There is no dearth of freeware apps for Windows. Over decades of its dominance in the operating system market, Windows has been a very popular development platform and enjoys the biggest – albeit dispersed – library of software applications among all the operating systems. The fallout of this humongous volume of options though, is the fact that finding the apps that you want – and that work exactly the way you want – becomes extremely difficult.
Through years of trial & error with trying out new apps, I’ve found myself uninstalling or deleting over 90% of what I try. There are a select few though, that I’ve stuck with. These are not you popular apps with millions of users, nor are these made by big time developers. These are all smaller apps that don’t do everything under the sun, but absolutely rock and what they do.
For anyone used to a touchpad on a laptop, reaching down below the trackpad area to use the left & right click buttons is a necessary evil. It’s not intuitive in any way, but there doesn’t seem to be a better way to click & drag to scroll through panes, or even right-click. That’s where TwoFingerScroll comes into picture. On most synaptic touchpads, it let’s you do two things:
- Drag with two fingers on the touchpad to scroll
- Tap with two fingers to simulate a right-click (or middle-click if that’s what you prefer)
The last version of the app was released a couple of years back and it doesn’t seem to be in development now, but it works on Windows 7 just fine.
You probably already know that typing the first few characters in Windows Explorer or the open/save dialog box automatically selects the first match. But what if you only remember the second or third word of the file you want? Scrolling through a long list of files & folders can be daunting. Well, Listary to the rescue. The app sits quietly in the background till you get to a Windows explorer pane. Start typing whatever you remember of the name you want, and Listary will show a list of results that match the text. It will also list recently opened folders that match the criteria, something that has saved me hours of fiddling through file lists in the past year. There are a whole bunch of other features like Favorite folders, app integration, etc. that make it even more awesome.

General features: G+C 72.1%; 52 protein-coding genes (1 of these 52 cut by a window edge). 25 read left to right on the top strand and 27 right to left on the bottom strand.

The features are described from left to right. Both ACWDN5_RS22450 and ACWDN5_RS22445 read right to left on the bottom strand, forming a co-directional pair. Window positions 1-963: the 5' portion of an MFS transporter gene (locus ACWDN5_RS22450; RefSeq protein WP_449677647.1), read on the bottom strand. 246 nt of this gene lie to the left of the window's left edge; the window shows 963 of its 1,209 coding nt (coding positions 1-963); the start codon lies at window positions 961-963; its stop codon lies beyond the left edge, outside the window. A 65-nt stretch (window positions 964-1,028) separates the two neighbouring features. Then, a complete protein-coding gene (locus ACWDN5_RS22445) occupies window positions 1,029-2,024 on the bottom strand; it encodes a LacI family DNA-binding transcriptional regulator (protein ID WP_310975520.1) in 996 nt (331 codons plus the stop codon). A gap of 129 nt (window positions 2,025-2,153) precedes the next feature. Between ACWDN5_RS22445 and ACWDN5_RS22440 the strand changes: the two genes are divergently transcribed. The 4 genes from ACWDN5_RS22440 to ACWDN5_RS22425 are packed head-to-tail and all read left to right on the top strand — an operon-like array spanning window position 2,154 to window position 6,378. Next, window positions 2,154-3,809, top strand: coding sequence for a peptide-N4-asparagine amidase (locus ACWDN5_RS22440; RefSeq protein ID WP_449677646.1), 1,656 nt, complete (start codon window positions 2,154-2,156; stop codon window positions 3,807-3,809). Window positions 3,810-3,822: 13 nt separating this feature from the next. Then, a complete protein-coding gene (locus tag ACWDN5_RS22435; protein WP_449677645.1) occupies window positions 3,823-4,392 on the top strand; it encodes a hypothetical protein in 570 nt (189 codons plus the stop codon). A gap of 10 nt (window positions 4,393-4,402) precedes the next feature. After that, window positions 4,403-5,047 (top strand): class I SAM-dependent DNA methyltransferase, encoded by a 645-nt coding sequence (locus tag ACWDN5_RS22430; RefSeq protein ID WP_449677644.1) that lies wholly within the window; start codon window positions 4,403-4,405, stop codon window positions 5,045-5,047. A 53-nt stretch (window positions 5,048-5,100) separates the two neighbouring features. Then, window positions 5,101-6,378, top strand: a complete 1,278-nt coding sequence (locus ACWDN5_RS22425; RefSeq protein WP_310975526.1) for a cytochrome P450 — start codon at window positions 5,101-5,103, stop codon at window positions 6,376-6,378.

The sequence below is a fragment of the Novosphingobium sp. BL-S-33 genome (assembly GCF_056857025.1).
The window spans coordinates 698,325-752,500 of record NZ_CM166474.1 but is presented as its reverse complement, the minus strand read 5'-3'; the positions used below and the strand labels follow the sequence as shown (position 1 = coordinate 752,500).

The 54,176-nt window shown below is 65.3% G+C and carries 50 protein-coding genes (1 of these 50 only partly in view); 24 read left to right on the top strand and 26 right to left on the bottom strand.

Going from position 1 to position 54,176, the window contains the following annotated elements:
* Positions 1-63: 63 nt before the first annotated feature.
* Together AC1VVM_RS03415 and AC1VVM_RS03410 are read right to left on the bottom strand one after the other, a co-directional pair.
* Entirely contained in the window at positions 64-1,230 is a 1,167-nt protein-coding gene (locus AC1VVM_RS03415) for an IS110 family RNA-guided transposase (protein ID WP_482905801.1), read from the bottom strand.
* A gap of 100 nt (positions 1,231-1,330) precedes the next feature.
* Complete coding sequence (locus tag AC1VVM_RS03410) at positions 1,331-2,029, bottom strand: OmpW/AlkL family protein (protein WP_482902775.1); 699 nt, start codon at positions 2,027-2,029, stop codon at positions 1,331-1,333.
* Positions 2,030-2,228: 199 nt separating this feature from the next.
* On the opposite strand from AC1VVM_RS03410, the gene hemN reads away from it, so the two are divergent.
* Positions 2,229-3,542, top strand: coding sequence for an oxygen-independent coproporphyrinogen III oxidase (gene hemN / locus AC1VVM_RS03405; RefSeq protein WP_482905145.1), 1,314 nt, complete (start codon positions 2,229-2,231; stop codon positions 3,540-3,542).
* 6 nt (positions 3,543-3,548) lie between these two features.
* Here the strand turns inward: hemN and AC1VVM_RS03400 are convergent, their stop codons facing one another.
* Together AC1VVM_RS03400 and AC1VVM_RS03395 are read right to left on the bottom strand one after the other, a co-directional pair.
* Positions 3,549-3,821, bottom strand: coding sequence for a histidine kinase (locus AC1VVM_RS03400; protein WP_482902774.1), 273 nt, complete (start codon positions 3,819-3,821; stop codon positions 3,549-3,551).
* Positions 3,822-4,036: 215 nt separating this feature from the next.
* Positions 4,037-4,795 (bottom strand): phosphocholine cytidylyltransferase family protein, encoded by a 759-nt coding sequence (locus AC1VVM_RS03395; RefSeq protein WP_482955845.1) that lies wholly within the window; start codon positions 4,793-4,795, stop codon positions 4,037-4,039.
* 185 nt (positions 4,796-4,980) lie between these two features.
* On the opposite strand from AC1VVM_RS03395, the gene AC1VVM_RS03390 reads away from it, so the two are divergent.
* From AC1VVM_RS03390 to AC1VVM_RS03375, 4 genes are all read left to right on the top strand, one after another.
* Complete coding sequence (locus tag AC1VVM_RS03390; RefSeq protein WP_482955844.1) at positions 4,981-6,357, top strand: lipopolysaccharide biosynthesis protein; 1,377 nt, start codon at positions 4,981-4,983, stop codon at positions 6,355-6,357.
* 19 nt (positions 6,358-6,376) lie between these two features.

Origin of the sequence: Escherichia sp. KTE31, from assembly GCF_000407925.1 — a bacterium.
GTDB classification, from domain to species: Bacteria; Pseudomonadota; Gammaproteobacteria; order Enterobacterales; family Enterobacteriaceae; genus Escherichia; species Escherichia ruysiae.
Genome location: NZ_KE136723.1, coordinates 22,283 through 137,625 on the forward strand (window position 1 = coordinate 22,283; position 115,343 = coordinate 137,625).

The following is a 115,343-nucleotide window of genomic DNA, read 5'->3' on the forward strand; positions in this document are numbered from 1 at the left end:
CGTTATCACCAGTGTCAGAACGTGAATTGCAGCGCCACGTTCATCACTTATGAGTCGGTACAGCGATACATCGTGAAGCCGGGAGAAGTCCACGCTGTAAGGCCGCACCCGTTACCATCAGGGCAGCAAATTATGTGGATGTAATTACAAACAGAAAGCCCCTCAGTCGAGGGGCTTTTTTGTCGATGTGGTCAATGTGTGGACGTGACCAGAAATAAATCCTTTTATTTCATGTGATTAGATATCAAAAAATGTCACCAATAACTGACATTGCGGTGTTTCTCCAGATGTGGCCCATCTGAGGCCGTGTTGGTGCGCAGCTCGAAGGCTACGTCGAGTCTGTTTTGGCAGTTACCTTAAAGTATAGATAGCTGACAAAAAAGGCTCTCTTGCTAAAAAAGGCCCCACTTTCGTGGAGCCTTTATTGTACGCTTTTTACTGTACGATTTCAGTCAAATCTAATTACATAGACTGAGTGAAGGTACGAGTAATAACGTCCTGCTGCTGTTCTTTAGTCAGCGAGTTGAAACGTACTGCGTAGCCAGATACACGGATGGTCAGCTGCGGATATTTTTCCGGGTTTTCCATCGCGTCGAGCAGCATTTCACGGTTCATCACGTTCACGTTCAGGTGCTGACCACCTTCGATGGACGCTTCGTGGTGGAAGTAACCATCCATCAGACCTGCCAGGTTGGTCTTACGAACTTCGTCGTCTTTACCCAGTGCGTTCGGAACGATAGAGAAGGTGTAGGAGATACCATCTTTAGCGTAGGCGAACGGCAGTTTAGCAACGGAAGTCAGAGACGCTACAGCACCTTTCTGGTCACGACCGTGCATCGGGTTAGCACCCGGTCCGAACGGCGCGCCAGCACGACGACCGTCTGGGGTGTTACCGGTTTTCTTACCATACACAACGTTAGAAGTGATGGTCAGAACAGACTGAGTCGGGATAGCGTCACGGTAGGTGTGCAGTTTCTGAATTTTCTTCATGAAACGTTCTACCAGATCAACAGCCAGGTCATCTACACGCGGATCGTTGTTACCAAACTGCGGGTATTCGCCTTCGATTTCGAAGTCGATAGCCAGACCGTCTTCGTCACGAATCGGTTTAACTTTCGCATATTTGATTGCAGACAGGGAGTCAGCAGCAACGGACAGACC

Ever wondered where all that hard disk space is going? No matter how big a hard disk one gets, it just seems to fill up in no time, leaving you clueless as to where it all went. SpaceSniffer lets you visualize how hard disk space is divided between the files and folders on your hard disk. Every folder is shown as a box sized according to the amount of space it occupies. Double-click a folder to see it in more details. That’s about it. Simple, yet extremely effective. I’ve tried a bunch of hard disk visualization tools, but nothing provides the balance between utility and simplicity that SpaceSniffer does.